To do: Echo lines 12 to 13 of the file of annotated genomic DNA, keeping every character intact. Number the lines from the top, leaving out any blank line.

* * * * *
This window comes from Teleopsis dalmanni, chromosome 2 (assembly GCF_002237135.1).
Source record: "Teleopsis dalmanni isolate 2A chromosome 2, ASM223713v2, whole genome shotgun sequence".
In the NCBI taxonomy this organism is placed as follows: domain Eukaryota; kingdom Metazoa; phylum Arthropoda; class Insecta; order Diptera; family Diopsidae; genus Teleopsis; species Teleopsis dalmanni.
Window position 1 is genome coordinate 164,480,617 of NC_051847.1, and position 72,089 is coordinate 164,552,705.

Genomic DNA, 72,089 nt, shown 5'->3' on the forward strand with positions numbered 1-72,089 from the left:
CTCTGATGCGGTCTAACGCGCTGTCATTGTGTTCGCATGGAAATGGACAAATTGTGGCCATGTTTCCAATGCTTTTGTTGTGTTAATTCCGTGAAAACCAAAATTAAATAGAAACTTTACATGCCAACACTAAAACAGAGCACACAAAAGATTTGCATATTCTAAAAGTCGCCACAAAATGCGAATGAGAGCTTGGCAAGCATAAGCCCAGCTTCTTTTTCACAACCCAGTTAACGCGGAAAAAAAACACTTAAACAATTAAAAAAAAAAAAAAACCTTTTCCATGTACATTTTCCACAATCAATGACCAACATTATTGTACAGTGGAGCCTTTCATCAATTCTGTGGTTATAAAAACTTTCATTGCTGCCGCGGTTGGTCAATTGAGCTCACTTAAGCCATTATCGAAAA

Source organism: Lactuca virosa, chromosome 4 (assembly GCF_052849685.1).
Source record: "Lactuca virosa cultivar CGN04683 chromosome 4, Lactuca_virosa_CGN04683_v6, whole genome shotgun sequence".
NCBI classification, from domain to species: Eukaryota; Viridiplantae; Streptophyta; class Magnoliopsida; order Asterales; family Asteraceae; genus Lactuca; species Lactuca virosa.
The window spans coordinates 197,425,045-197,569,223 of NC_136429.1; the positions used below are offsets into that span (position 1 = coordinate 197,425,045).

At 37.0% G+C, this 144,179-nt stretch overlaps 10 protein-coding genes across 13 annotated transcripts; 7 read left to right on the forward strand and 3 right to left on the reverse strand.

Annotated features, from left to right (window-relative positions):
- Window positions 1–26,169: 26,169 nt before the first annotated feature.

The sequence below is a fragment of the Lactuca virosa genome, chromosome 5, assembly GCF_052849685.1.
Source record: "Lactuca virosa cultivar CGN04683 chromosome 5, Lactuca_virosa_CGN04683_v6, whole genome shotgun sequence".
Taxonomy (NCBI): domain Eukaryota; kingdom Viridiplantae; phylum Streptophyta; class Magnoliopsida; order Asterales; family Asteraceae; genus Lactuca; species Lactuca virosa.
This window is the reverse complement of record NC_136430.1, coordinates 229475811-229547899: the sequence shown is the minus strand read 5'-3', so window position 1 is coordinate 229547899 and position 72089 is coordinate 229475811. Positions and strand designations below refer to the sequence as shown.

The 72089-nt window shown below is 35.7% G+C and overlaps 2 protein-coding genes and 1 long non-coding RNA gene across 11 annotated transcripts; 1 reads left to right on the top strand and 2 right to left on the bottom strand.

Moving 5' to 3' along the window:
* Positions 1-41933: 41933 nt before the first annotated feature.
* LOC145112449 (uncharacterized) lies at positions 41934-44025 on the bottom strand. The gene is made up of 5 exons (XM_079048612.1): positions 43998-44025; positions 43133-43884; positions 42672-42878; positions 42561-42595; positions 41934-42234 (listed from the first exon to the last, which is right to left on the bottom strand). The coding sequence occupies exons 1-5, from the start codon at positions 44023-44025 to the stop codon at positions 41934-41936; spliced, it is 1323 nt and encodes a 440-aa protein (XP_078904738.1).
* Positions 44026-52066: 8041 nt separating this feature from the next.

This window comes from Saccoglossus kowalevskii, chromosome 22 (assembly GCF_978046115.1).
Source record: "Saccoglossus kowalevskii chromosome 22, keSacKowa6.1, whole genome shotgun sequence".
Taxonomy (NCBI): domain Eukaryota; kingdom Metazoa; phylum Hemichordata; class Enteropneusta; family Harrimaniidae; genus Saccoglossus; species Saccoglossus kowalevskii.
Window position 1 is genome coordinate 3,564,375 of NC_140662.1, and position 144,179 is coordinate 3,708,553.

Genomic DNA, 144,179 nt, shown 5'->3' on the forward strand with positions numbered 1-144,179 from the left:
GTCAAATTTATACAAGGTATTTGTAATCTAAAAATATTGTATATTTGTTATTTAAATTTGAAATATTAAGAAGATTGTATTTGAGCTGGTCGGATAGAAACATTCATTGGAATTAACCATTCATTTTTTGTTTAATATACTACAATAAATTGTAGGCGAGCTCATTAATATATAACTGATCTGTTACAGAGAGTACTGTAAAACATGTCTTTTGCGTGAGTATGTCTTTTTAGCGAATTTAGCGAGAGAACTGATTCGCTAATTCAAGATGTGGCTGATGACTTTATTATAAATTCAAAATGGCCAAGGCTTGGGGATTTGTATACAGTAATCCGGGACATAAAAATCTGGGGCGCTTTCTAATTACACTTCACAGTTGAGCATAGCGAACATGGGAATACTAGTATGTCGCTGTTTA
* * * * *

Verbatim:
Annotated features, from left to right (window-relative positions):
- Window positions 1–26,169: 26,169 nt before the first annotated feature.